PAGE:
The Transportation Department announced Tuesday that a major Japanese maker of automotive air bags has agreed to nearly double the scope of its recall, making it one of the largest in U.S. history.

In agreeing to a consent order that increases the number of air bags under recall to 33.8 million in the U.S. Japan’s Takata, a major auto industry supplier, agrees to a massive recall that it has previously fought. It issued a statement that, while not directly acknowledging its products are defective, indicated that it is cooperating with the government.

It expands regional recalls to make them national, adding about 16 million more vehicles to recall tally that had already hit 17 million.

The Transportation Department “is taking the proactive steps necessary to ensure that defective inflators are replaced with safe ones as quickly as possible, and that the highest risks are addressed first,” said Transportation Secretary Anthony Foxx in a statement. “We will not stop our work until every air bag is replaced.”

Even before the announcement Tuesday, 10 automakers had announced individual recalls around the air bags in the U.S.

The air bags are being recalled because they can spew plastic or metal shrapnel when they deploy in an accident. Six deaths are blamed on faulty Takata bags, five in the USA and one in Malaysia. All involved Hondas.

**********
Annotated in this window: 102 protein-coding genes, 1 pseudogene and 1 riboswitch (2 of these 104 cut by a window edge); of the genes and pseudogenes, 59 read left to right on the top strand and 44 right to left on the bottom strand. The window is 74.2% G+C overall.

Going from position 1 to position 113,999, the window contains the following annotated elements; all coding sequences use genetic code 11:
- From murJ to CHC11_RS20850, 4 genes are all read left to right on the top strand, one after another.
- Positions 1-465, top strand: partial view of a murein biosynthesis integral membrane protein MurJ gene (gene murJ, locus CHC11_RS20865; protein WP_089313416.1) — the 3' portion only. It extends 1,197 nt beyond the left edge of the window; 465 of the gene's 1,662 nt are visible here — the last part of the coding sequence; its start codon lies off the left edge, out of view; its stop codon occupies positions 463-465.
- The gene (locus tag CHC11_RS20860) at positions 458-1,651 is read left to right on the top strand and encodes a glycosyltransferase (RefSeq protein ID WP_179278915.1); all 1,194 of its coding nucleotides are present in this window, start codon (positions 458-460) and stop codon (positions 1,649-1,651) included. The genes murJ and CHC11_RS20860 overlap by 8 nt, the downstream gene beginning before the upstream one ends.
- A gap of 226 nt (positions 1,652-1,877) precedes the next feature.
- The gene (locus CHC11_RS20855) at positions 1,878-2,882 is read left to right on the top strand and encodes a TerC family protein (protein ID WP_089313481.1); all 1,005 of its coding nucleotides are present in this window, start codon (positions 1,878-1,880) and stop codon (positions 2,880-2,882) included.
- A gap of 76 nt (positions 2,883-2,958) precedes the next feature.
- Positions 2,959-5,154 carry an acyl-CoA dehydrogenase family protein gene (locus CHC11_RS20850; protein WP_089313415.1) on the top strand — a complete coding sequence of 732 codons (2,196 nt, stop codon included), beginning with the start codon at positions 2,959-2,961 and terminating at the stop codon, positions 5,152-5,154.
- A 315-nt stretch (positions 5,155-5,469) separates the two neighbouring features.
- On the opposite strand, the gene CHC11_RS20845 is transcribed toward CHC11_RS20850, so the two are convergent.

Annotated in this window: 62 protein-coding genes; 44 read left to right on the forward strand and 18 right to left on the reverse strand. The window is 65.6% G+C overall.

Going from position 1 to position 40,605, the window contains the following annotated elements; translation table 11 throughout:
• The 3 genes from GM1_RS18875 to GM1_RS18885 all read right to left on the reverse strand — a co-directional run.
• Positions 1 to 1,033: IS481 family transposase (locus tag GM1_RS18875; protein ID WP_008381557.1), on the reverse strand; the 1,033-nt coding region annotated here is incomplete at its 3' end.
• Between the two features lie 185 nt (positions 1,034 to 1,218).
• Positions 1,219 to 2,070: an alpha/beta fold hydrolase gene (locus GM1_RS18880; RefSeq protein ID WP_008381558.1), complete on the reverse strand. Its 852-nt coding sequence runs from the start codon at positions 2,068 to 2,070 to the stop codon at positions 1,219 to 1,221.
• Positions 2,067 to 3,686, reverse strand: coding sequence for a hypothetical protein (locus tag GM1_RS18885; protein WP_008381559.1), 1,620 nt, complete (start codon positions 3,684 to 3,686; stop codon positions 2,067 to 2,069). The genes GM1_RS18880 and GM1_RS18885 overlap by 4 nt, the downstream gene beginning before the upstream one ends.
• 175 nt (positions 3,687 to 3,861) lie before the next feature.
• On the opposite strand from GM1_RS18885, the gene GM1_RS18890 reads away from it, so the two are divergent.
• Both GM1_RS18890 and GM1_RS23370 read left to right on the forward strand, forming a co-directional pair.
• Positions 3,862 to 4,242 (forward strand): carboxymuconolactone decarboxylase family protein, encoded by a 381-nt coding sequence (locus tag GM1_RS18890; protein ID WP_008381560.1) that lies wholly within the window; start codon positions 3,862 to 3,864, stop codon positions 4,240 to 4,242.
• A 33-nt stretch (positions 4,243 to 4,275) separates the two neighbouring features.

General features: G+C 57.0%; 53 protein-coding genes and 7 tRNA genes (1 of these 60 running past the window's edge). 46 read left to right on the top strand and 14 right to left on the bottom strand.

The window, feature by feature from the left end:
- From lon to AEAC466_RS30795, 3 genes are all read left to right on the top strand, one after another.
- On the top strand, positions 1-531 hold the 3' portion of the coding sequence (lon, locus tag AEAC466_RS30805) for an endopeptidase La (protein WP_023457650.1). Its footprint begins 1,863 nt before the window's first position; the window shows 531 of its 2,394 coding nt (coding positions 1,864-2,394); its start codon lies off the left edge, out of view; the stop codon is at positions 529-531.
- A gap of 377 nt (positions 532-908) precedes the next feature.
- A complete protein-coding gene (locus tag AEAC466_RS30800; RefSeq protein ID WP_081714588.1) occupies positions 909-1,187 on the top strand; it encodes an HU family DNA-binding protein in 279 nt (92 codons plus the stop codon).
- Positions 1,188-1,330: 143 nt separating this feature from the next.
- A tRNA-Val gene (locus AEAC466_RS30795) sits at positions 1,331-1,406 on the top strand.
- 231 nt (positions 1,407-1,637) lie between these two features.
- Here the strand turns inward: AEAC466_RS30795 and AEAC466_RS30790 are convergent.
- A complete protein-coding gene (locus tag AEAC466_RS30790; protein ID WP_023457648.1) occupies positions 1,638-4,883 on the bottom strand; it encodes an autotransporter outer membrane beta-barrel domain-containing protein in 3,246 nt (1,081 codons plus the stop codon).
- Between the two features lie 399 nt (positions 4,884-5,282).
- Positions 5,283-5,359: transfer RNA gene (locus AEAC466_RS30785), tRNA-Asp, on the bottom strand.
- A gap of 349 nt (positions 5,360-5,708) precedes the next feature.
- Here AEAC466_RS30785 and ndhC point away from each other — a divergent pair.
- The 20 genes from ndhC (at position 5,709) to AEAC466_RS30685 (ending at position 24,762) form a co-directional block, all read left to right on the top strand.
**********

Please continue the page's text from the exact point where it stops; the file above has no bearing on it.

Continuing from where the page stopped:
In the U.S., not all of the recalls have been nationwide up until now. Many focused on mostly Southern states where humidity was thought to have been a factor in the deadly air bag deployments.

Analysts say the announcement amounts to a major event in the long-running concern over Takata air bags.

“A recall of this scope illustrates the potential for massive automaker expense and consumer inconvenience when a common, mass-produced part is defective,” says Karl Brauer, senior analyst for Kelley Blue Book, in a statement. “While this is the largest consumer recall in history it’s likely we’ll see future vehicle recalls of similar, if not larger, size as the automotive industry becomes more globalized.”

Just last week, Toyota and Nissan vastly expanded their global recalls of Takata air bags, adding more than 6.5 million vehicles to the recalls. That encompassed more than 17 million vehicles from multiple automakers in the USA and around the world. Honda, the automaker hit hardest by the air bag recalls, announced more as well, although no new recalls in the U.S.

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